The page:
5th August 2019

Week commencing 05.08.19


Part two of the summer is here, for those of us who measure our holidays by the educational term times. My family and I tend to go camping for a couple of weeks immediately after the end of the school/college term and that constitutes part 1 of the holiday. 

In part 2 we gather our thoughts after a lovely relaxing holiday and face up to some of the jobs we've been putting off all year, and thats where we are right now, ticking off jobs on a list. 

In part 3 of the holiday our thoughts usually turn to the end of the summer and the return to work looming and consequently we usually look for a bit more camping to round off the holiday period.

Whether you consider camping to be a canvas only ‘hair shirt’ experience, or have a broader, ‘sleeping inside a metal box of similar thickness to canvas’ type approach, there is something about the concept of camping that is definitely shared, despite the ‘form’ of accommodation.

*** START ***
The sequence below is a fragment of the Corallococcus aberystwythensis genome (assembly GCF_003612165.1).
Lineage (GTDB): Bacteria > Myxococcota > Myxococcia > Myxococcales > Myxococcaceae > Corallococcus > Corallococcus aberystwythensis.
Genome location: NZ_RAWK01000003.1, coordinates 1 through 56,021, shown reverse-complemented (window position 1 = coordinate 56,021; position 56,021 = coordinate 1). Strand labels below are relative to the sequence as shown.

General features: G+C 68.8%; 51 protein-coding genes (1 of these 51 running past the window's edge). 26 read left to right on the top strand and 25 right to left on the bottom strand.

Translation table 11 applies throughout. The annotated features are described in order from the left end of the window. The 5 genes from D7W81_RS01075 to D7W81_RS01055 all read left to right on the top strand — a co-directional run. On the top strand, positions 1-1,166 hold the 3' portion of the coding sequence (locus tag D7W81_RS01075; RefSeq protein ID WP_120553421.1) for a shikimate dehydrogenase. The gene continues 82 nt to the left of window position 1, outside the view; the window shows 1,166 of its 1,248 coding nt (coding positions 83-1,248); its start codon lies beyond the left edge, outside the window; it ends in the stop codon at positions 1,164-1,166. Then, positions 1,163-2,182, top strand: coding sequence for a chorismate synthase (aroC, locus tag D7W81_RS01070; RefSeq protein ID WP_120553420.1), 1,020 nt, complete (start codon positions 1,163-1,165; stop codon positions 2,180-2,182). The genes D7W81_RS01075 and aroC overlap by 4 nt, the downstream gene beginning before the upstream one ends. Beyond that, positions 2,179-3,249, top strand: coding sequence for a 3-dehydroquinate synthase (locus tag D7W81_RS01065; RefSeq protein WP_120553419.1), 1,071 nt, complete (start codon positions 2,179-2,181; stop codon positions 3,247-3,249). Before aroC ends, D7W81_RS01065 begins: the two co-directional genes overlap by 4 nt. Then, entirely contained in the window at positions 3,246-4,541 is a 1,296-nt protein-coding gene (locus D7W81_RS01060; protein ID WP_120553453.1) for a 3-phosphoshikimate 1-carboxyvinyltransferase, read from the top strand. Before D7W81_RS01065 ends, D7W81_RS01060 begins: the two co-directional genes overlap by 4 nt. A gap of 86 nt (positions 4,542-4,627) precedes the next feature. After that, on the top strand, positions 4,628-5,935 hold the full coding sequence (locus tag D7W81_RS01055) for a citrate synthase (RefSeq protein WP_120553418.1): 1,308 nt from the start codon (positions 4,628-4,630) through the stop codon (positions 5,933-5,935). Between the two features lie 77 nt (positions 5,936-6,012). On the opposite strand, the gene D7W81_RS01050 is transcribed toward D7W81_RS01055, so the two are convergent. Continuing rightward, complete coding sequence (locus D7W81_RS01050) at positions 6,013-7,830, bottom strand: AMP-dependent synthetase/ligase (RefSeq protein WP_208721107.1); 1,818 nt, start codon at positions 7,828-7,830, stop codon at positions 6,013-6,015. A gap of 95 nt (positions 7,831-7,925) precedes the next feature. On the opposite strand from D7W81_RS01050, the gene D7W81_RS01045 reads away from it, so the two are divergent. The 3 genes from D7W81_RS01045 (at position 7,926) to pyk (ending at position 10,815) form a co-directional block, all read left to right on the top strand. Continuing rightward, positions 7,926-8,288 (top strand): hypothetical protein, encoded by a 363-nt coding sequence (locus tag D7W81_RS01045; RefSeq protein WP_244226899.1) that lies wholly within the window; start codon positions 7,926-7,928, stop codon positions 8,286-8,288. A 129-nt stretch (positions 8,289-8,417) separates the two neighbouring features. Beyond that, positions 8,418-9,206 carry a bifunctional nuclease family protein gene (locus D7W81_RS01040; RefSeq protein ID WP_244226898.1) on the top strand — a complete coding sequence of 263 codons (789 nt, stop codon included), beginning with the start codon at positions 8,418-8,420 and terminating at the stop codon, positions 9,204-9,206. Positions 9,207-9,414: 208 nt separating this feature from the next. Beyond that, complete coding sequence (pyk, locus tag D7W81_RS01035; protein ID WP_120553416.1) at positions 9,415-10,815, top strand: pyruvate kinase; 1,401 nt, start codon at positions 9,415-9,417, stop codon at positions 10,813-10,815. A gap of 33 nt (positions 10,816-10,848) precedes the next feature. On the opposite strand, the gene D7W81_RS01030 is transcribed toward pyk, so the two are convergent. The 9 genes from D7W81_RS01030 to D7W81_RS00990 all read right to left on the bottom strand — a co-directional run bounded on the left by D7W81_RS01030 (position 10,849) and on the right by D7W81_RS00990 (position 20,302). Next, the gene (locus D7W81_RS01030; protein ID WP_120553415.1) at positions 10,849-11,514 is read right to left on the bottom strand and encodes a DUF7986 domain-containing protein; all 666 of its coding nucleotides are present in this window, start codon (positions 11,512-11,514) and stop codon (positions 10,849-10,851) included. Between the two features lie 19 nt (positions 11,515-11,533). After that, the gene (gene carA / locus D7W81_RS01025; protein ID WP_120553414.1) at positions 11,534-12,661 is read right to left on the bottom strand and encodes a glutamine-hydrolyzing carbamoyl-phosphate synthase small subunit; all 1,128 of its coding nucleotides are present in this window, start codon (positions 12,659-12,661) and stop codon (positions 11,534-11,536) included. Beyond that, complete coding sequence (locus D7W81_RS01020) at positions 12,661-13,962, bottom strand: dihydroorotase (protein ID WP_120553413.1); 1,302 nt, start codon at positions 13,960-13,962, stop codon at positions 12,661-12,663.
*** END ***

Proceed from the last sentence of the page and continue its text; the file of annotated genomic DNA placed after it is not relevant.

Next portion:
Something that has definitely been occupying the thoughts of both ‘canvas’ and ‘sheet metal’ campers, has been rain, more importantly, wind and rain. If I could ever give advice to anyone intending to go camping in the UK in late July or August, it would begin with this - plan for at least one 12 - 48 hour ‘Hoolie’ . A ‘hoolie’ is a term that has emerged, in my mind, in the last twenty years that I have been going with my family to a campsite in West Cornwall. At least I had not heard of it before then, and I tend to think of it as a peculiarity confined to that area of West Cornwall, which maybe it is. That area certainly feels like somewhere separate from the rest of the UK and even the South West peninsula, which is one of the reasons I find it so fascinating and keep returning. A ‘hoolie’ lasts anything from 12 to 48 hrs and is characterised by a unique combination of driving rain and gale force winds simultaneously, while you are on holiday. Therein lies the unique quality. It is common to have rain for a day or two, or gales for a day or two. But it is actually something different to have both, sustained throughout day and night, whilst on holiday. The only other place you might enjoy this particular combination would probably be somewhere like the Caribbean, which might account for the consistently high visitor figures in the South West peninsula. Of course it might also be moors and the beaches, or the sense of history that engulfs one as you venture underground at the Telegraph Museum in Porthcurno, the nerve centre of modern telecommunications. But no, I like to think its the ‘hoolies’ and the way they make you feel that it is a real achievement to collect water, boil it up, find cups, then milk, simply to make a cup of tea or coffee and relax while the rain and wind batters down on your canvas or metal exoskeleton.

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